TOKYO (Reuters) - Asian shares extended their rally on Wednesday in the wake of Wall Street’s massive rebound as the US Congress appeared closer to passing a $2 trillion stimulus package to mitigate the economic blow from the coronavirus pandemic.
MSCI's broadest index of Asia-Pacific shares outside Japan .MIAPJ0000PUS rose 1.7% with Australian shares jumping 3.4% and South Korean shares .KS11
gaining 3.5%. Japan's Nikkei .N225
“Japanese shares have been bolstered by aggressive buying from the Bank of Japan and pension money this week. That has prompted hedge funds to cover their short positions,” said Norihiro Fujito, chief investment strategist at Mitsubishi UFJ Morgan Stanley Securities.
On Tuesday, MSCI’s gauge of stocks across the globe .MIWD00000PUS rallied 8.39%, the largest single-day gain since the wild swings seen during the height of the global financial crisis in October 2008. It rose another 0.8% in Asia on Wednesday.
On Wall Street, the Dow Jones Industrial Average .DJI
soared 11.37%, its biggest one-day percentage gain since 1933.
Yet, much of the large gains in stock markets pale in comparison with the brutal selloff of the past few weeks as investors braced for a deep global recession in the wake of sweeping lockdowns in many countries.
U.S. S&P500 is still down almost 28% from its record peak hit just over a month ago. Wall Street futures EScv1 were down 1.1% in early Asian trade.
“Many analysts have recently put out dire economic forecasts, like annualized rate of 20% fall in U.S. GDP next quarter. Europe and Japan should also see double-digit contractions,” said Nobuhiko Kuramochi, chief strategist at Mizuho Securities.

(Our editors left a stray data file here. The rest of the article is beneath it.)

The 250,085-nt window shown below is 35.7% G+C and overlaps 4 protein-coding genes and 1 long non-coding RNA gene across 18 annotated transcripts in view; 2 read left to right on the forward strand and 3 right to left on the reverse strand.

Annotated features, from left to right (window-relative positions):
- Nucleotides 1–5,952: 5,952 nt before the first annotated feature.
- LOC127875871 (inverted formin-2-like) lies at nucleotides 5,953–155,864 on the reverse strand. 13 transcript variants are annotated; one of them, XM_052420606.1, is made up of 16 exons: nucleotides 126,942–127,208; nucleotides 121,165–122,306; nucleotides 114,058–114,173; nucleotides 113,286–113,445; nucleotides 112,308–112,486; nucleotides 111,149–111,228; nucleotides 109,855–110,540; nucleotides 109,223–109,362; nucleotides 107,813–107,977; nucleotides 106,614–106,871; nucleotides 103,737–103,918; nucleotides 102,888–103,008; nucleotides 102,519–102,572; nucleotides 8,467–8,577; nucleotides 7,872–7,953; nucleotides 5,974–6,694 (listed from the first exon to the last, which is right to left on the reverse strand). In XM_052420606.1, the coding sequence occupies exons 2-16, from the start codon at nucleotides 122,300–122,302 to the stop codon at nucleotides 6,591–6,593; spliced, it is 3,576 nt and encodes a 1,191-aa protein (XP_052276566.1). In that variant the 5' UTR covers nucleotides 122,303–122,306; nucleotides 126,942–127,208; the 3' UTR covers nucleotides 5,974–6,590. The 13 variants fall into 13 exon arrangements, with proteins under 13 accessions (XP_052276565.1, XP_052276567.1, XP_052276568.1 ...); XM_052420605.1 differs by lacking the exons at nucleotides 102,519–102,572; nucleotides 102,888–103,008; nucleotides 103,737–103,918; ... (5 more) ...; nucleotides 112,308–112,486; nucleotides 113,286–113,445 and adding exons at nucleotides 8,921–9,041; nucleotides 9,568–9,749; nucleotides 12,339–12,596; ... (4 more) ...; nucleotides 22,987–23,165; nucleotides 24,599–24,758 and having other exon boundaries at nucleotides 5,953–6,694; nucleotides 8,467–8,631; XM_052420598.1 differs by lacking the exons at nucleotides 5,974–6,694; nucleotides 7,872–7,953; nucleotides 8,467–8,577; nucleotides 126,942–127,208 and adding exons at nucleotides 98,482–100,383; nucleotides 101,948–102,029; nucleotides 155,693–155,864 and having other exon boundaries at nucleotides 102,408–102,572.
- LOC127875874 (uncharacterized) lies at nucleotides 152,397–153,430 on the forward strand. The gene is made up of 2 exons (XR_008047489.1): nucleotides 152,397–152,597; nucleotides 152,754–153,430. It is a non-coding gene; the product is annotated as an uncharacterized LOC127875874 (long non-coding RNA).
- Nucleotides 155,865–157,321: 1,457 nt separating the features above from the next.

“I suspect the outlooks have sunk in among market players already and that the bear market has run about 80% of its course for now.”
Senior Democrats and Republicans in the divided U.S. Congress said on Tuesday they were close to a deal on a $2 trillion stimulus package to limit the economic damage from coronavirus pandemic. But it was unclear when they would be ready to vote on a bill.
Investor fears about a sharp economic downturn appear to be easing somewhat after the US Federal Reserve’s offer of unlimited bond-buying and programs to buy corporate debt.
“Companies will see their revenues sink and indebted firms will have trouble securing cash, so governments are making the right responses,” said Akira Takei, senior fund manager at Asset Management One.
“The question is, while those responses are necessary in the near term, what if this continues? You can’t keep helping companies that continue to make losses. The longer this drags on, the more likely we will need to adjust to a new normal.”
The biggest uncertainty is on how countries can slow the pandemic and how quickly they can lift various curbs on economic activity.
US President Donald Trump pressed his case for a re-opening of the US economy by mid-April.
But that met immediate scepticism given the rise of infections in the United States is now among the highest in the world, with the total cases reaching more than 50,000, doubling in less than 3 days recently.